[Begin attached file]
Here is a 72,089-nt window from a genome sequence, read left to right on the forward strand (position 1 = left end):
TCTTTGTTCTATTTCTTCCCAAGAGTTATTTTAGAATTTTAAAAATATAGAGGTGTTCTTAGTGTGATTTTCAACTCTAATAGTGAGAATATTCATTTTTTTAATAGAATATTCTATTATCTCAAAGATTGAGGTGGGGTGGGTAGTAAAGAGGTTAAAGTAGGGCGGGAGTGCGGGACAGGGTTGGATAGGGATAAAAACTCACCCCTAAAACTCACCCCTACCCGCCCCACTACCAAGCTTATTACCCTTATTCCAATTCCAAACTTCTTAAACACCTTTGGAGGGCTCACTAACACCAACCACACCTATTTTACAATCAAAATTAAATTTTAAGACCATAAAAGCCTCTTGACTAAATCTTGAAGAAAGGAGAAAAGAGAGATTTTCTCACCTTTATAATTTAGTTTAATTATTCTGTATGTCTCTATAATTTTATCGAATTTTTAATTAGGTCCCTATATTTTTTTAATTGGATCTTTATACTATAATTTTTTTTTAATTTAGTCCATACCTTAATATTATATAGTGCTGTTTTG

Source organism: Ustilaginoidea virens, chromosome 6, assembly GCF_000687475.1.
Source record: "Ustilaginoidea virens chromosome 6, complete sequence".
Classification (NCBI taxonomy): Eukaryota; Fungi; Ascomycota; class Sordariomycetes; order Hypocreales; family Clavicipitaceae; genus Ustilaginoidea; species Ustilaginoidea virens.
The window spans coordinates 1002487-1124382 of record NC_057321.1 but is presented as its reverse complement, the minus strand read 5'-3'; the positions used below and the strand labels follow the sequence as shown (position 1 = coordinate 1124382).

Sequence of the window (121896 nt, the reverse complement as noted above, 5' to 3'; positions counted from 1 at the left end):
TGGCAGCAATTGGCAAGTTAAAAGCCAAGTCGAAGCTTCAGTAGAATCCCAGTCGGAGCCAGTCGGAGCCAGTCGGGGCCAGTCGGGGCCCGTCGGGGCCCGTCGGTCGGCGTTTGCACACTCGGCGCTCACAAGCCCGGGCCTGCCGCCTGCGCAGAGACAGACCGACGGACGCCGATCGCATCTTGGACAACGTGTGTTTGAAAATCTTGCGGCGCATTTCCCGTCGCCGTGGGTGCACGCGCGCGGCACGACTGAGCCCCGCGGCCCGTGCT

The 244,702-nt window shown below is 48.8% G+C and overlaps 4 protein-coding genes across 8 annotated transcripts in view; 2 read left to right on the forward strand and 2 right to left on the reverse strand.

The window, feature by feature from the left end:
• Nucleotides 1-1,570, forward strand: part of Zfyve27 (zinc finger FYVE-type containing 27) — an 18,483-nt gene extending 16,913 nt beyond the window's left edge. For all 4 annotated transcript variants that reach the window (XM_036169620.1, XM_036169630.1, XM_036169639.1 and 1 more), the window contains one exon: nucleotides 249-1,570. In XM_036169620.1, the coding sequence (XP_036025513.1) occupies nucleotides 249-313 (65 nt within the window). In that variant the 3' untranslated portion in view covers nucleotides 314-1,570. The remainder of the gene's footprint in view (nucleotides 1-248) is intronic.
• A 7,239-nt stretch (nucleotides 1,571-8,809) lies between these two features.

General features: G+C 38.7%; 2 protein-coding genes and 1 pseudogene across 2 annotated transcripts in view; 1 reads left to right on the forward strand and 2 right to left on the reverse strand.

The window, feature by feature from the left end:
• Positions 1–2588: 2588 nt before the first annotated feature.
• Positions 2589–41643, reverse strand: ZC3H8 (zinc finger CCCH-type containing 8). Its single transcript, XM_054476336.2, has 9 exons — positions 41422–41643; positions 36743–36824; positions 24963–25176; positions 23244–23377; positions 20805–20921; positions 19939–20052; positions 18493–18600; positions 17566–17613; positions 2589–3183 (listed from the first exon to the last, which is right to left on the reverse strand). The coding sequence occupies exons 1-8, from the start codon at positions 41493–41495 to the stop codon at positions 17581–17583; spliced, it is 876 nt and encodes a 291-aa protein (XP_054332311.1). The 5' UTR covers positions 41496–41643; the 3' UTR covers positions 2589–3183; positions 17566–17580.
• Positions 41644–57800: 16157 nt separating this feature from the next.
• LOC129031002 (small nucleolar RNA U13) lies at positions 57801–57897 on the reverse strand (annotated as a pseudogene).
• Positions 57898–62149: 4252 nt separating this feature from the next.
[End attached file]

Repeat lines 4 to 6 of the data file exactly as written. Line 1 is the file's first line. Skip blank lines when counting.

Source record: "Ustilaginoidea virens chromosome 6, complete sequence".
Classification (NCBI taxonomy): Eukaryota; Fungi; Ascomycota; class Sordariomycetes; order Hypocreales; family Clavicipitaceae; genus Ustilaginoidea; species Ustilaginoidea virens.
The window spans coordinates 1002487-1124382 of record NC_057321.1 but is presented as its reverse complement, the minus strand read 5'-3'; the positions used below and the strand labels follow the sequence as shown (position 1 = coordinate 1124382).